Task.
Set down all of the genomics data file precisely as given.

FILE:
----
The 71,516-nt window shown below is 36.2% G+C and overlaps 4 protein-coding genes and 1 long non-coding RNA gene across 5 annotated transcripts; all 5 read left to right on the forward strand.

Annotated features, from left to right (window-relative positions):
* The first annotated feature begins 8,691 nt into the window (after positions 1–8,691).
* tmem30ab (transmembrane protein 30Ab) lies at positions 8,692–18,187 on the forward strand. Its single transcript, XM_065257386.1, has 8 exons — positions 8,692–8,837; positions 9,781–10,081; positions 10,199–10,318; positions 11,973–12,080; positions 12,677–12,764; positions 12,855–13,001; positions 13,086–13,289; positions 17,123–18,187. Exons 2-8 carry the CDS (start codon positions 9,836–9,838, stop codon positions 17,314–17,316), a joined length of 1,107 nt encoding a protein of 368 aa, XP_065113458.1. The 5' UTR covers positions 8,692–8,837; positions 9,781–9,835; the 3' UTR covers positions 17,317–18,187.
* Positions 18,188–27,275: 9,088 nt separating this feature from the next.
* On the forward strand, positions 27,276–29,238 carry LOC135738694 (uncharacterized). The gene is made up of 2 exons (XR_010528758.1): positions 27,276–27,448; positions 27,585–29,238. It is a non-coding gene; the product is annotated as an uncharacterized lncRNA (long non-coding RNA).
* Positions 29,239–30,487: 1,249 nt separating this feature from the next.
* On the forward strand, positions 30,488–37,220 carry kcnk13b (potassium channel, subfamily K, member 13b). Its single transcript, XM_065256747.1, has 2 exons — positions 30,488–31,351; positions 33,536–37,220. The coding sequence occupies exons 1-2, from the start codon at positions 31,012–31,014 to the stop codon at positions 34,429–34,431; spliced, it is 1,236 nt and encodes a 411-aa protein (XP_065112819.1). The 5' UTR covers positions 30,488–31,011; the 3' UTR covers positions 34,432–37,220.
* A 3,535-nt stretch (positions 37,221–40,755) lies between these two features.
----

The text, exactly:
The 71,516-nt window shown below is 36.2% G+C and overlaps 4 protein-coding genes and 1 long non-coding RNA gene across 5 annotated transcripts; all 5 read left to right on the forward strand.

Annotated features, from left to right (window-relative positions):
* The first annotated feature begins 8,691 nt into the window (after positions 1–8,691).
* tmem30ab (transmembrane protein 30Ab) lies at positions 8,692–18,187 on the forward strand. Its single transcript, XM_065257386.1, has 8 exons — positions 8,692–8,837; positions 9,781–10,081; positions 10,199–10,318; positions 11,973–12,080; positions 12,677–12,764; positions 12,855–13,001; positions 13,086–13,289; positions 17,123–18,187. Exons 2-8 carry the CDS (start codon positions 9,836–9,838, stop codon positions 17,314–17,316), a joined length of 1,107 nt encoding a protein of 368 aa, XP_065113458.1. The 5' UTR covers positions 8,692–8,837; positions 9,781–9,835; the 3' UTR covers positions 17,317–18,187.
* Positions 18,188–27,275: 9,088 nt separating this feature from the next.
* On the forward strand, positions 27,276–29,238 carry LOC135738694 (uncharacterized). The gene is made up of 2 exons (XR_010528758.1): positions 27,276–27,448; positions 27,585–29,238. It is a non-coding gene; the product is annotated as an uncharacterized lncRNA (long non-coding RNA).
* Positions 29,239–30,487: 1,249 nt separating this feature from the next.
* On the forward strand, positions 30,488–37,220 carry kcnk13b (potassium channel, subfamily K, member 13b). Its single transcript, XM_065256747.1, has 2 exons — positions 30,488–31,351; positions 33,536–37,220. The coding sequence occupies exons 1-2, from the start codon at positions 31,012–31,014 to the stop codon at positions 34,429–34,431; spliced, it is 1,236 nt and encodes a 411-aa protein (XP_065112819.1). The 5' UTR covers positions 30,488–31,011; the 3' UTR covers positions 34,432–37,220.
* A 3,535-nt stretch (positions 37,221–40,755) lies between these two features.